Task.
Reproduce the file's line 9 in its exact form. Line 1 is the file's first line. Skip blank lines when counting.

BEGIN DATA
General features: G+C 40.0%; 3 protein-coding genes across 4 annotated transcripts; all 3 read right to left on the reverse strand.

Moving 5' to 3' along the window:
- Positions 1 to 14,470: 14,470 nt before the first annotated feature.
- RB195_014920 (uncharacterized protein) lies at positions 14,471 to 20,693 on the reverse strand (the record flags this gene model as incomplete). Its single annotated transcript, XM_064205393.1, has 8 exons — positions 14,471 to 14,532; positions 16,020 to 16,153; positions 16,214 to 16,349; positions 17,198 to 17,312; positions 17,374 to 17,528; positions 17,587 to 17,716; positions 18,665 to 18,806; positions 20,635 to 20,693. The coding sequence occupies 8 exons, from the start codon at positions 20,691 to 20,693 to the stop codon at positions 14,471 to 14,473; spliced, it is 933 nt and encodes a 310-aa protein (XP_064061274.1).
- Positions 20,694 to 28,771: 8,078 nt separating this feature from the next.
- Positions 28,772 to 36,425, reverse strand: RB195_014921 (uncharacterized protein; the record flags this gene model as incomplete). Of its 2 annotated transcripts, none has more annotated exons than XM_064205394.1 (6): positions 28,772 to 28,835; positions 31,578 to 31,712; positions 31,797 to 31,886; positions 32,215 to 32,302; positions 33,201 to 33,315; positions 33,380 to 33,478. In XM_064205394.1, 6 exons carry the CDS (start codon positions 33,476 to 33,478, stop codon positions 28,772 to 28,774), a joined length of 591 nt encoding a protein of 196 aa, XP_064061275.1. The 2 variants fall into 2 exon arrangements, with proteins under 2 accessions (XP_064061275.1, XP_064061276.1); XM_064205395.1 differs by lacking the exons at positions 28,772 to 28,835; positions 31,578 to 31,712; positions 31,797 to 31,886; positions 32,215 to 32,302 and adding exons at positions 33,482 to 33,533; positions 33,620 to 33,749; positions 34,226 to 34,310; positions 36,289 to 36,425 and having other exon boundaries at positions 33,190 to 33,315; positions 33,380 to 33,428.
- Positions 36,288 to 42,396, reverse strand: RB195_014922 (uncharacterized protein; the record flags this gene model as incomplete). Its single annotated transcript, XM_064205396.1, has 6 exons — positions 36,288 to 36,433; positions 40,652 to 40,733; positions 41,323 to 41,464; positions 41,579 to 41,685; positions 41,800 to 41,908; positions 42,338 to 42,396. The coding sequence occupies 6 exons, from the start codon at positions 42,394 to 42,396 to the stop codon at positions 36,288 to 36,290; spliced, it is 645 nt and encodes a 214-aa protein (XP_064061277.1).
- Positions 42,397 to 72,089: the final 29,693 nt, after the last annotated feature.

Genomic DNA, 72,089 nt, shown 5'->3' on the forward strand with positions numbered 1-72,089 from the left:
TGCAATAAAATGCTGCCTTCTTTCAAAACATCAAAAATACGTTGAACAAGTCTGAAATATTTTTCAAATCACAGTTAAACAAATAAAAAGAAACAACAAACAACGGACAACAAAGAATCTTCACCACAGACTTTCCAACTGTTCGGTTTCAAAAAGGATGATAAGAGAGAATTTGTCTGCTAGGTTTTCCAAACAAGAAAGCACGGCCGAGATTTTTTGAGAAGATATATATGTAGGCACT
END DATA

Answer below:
Genomic DNA, 72,089 nt, shown 5'->3' on the forward strand with positions numbered 1-72,089 from the left: